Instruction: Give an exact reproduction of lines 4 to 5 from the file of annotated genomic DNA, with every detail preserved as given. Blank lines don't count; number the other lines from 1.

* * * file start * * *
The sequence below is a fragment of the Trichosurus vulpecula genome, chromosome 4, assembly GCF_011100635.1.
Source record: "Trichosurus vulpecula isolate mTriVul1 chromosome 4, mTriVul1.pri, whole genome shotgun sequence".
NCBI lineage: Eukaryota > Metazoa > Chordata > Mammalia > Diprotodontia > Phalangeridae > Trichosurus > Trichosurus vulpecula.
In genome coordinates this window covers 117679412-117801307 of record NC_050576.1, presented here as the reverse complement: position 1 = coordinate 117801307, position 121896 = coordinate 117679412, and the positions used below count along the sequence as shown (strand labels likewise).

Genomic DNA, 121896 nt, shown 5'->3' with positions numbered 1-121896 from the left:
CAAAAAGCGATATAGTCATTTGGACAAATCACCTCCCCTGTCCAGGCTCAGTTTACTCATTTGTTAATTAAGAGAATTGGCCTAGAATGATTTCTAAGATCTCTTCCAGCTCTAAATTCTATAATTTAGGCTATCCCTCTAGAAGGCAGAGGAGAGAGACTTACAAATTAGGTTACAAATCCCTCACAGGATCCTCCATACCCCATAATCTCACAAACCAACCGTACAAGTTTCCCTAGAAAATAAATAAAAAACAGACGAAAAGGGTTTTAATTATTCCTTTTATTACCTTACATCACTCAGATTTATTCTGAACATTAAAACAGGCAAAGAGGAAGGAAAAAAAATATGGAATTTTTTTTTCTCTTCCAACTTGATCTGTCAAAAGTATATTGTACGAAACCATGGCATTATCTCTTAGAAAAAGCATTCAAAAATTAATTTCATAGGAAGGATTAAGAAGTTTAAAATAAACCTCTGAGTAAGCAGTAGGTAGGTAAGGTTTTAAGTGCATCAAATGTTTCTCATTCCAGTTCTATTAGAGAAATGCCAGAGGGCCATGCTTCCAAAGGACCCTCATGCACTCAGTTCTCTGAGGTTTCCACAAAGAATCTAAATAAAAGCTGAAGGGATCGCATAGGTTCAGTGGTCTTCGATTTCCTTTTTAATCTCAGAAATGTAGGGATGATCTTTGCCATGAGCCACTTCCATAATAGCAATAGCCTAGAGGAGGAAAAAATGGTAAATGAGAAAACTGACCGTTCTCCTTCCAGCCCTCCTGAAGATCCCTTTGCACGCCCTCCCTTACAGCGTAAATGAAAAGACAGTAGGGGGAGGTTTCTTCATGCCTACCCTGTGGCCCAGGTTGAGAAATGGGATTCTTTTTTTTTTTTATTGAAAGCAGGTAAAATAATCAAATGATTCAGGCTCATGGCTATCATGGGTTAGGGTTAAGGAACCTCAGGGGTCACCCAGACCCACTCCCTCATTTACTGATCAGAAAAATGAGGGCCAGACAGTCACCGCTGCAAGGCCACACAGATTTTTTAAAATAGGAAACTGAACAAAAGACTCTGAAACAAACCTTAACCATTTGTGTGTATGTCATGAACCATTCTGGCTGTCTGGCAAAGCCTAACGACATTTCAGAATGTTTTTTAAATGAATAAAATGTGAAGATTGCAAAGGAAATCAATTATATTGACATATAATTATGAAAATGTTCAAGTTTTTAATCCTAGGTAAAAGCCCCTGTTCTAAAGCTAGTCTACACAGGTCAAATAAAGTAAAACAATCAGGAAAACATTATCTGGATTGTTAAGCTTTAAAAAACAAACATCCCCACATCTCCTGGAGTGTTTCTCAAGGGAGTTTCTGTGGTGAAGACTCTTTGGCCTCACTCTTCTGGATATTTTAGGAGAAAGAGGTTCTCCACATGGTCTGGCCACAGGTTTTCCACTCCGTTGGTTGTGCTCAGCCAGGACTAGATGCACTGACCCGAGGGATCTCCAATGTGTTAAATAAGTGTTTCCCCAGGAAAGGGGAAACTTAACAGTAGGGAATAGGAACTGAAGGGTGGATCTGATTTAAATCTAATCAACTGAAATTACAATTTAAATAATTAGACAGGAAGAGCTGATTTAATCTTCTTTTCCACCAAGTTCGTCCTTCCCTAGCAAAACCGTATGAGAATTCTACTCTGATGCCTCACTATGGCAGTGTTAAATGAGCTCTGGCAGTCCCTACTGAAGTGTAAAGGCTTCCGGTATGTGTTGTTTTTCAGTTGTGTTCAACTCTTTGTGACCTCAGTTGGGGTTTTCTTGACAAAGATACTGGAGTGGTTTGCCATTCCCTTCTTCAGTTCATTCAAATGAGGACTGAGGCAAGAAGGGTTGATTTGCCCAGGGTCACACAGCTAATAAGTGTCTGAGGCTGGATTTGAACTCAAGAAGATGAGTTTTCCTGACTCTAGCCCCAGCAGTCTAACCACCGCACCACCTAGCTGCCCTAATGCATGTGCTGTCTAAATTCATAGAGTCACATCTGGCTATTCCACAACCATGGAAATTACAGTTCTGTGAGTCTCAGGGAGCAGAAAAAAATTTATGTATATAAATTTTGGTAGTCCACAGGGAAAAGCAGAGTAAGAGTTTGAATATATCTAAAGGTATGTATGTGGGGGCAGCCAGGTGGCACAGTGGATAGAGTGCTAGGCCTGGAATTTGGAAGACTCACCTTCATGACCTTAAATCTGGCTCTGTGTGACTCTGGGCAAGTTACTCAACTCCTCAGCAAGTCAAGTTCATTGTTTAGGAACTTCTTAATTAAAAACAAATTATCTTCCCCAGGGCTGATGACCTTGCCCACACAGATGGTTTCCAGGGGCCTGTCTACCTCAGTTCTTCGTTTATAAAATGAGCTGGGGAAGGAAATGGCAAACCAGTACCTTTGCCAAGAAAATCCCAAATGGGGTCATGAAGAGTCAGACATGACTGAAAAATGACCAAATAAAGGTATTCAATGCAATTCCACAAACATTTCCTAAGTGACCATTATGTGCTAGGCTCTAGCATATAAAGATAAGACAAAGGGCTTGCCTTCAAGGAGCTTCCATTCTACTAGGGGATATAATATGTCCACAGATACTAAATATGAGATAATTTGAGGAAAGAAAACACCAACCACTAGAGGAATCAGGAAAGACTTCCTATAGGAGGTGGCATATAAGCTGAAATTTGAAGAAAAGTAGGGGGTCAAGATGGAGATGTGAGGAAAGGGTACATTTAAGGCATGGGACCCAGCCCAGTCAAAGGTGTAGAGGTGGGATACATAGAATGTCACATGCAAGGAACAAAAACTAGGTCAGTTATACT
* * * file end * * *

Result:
In genome coordinates this window covers 117679412-117801307 of record NC_050576.1, presented here as the reverse complement: position 1 = coordinate 117801307, position 121896 = coordinate 117679412, and the positions used below count along the sequence as shown (strand labels likewise).

Genomic DNA, 121896 nt, shown 5'->3' with positions numbered 1-121896 from the left: